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Elsie Williamson McWilliams (1896-1985), the sister of Jimmie Rodgers's second wife Carrie, wrote or contributed to music and lyrics for thirty-nine of the songs that Rodgers performed or recorded, although she never received full credit for her work. A Meridian housewife, mother, and Sunday school music teacher, she became the first woman to sustain a successful career as a country songwriter and was inducted into the Nashville Songwriters Hall of Fame in 1979.
After a rural childhood in Harperville, in Scott County MS, (Nettie) Elsie Williamson McWilliams lived, wrote songs, made music and tended to her family here in Meridian for most of her 89 years. Her musical career would likely have been limited to playing pump organ in church and writing songs for her children’s school plays if her sister Carrie had not married a local railroad brakeman and singer named Jimmie Rodgers in 1920. When Rodgers achieved global popularity and was pressed by his manager and publisher Ralph Peer to supply a steady stream of new songs, Jimmie drafted his music-reading, songwriting sister-in-law Elsie to pitch in with the writing.
Modest throughout life for all of her characteristic spunkiness, Elsie tended to credit the songs purely to Jimmie, on the grounds that they wouldn’t have existed if he hadn’t asked her to help. Rodgers, his publisher and his record label Victor saw to it that her name appeared as co-writer or lyric writer on nineteen of his recorded songs. By her own later estimate, she also contributed to some twenty others.
Many of Elsie’s creations were sentimental, domesticated songs in the melodic style of the Tin Pan Alley melodies she loved—“Daddy and Home,” “Lullaby Yodel,” “Home Call,” “Mississippi Moon,” and also Jimmie’s single gospel number, “The Wonderful City.” Yet with her lively imagination and spark, she was also the principle author of the risqué “Everybody Does It in Hawaii” and “My Little Lady,” of broken marriage songs like “I’m Lonely and Blue” and “Never No Mo’ Blues,” and she contributed to the proto-outlaw roving “rounder” number “My Rough and Rowdy Ways.” After Rodgers’ early death, she continued to write verse and songs throughout her life, including several for Ernest Tubb.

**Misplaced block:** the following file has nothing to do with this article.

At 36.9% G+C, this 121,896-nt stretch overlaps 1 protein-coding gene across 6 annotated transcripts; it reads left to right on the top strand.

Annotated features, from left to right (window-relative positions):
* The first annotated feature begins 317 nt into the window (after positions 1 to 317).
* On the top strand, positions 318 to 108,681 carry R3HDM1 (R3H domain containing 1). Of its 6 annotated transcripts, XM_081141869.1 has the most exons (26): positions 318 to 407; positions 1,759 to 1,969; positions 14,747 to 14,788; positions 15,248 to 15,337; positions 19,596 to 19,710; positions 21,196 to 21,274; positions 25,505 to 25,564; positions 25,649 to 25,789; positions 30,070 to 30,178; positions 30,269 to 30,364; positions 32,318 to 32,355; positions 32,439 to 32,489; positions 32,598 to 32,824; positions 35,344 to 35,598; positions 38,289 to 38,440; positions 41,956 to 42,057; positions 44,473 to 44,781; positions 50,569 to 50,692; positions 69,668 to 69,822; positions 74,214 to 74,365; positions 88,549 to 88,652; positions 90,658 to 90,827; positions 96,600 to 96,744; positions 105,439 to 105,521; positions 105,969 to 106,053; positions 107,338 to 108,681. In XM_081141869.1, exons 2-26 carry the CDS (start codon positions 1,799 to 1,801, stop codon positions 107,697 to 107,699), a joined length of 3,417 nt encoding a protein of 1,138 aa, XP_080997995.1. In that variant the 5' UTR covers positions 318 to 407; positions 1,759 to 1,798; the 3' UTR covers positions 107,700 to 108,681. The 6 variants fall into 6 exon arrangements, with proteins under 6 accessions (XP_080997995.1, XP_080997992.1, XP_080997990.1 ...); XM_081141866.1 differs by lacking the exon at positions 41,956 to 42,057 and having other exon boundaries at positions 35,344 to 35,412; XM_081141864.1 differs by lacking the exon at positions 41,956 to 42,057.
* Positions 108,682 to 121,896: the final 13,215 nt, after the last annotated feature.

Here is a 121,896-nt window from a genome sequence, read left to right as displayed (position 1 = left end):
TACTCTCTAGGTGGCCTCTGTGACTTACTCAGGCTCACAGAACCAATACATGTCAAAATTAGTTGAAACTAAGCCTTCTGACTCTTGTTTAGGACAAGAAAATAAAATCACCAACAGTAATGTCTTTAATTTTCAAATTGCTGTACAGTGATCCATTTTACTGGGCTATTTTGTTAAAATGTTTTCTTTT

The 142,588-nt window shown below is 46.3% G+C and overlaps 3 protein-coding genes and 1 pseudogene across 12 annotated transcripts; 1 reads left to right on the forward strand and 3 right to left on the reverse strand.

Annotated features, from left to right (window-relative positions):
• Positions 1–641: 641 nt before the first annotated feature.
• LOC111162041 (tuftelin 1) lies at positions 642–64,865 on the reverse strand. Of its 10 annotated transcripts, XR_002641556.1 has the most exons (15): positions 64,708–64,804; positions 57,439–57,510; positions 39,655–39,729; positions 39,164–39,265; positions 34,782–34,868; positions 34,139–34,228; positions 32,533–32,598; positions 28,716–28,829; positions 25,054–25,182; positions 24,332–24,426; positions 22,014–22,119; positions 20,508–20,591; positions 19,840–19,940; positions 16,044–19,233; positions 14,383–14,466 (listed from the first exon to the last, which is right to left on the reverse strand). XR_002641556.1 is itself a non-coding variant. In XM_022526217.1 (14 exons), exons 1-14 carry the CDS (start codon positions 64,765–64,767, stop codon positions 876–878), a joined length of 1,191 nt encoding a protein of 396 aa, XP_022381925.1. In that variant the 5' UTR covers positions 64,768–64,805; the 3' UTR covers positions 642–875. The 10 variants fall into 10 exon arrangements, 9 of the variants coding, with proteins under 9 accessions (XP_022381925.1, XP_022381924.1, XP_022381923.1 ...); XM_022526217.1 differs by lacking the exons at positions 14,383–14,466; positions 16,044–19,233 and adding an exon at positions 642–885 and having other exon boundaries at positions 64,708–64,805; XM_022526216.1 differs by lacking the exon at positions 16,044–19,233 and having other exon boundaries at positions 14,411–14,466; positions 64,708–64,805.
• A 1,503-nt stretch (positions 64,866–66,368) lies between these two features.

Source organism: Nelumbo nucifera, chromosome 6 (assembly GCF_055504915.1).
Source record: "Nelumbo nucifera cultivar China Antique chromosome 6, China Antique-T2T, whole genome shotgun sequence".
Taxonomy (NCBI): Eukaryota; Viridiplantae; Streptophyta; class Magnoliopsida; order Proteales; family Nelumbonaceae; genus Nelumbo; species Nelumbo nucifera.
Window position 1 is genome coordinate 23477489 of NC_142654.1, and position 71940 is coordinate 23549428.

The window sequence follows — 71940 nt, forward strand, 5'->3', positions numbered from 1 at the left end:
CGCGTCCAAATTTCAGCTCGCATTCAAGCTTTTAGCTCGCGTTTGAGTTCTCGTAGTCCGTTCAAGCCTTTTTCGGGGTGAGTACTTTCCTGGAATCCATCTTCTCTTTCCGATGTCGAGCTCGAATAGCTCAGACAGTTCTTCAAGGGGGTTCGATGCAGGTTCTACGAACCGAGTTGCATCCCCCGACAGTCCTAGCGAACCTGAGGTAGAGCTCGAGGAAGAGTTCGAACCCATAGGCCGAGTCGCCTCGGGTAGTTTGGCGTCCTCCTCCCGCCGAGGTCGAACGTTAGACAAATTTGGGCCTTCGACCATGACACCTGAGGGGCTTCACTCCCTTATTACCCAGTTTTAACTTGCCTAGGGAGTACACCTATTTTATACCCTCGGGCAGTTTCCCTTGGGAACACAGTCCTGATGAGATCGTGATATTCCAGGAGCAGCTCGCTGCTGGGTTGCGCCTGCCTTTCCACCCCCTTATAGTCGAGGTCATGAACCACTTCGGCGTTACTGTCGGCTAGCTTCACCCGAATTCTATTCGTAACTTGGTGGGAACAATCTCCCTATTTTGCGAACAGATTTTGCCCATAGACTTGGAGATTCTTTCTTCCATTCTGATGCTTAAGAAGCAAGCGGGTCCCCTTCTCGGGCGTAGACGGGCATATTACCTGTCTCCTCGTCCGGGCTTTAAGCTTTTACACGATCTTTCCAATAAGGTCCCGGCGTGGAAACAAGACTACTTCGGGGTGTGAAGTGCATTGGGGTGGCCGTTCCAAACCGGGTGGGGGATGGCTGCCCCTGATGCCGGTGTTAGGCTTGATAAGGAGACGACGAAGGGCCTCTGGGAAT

The majority of Elsie McWilliams’ time would always be devoted to her immediate family, her husband, (Edwin) Dick McWilliams, who for most of their over 60 years of marriage was a patrolman with the Meridian Police Department, and her three children, and to civic duties. But she also performed, playing piano and singing in Jimmie Rodgers’ first pop-oriented dance band trio in 1923, and returning to occasional club and festival dates in the last ten years of her life.
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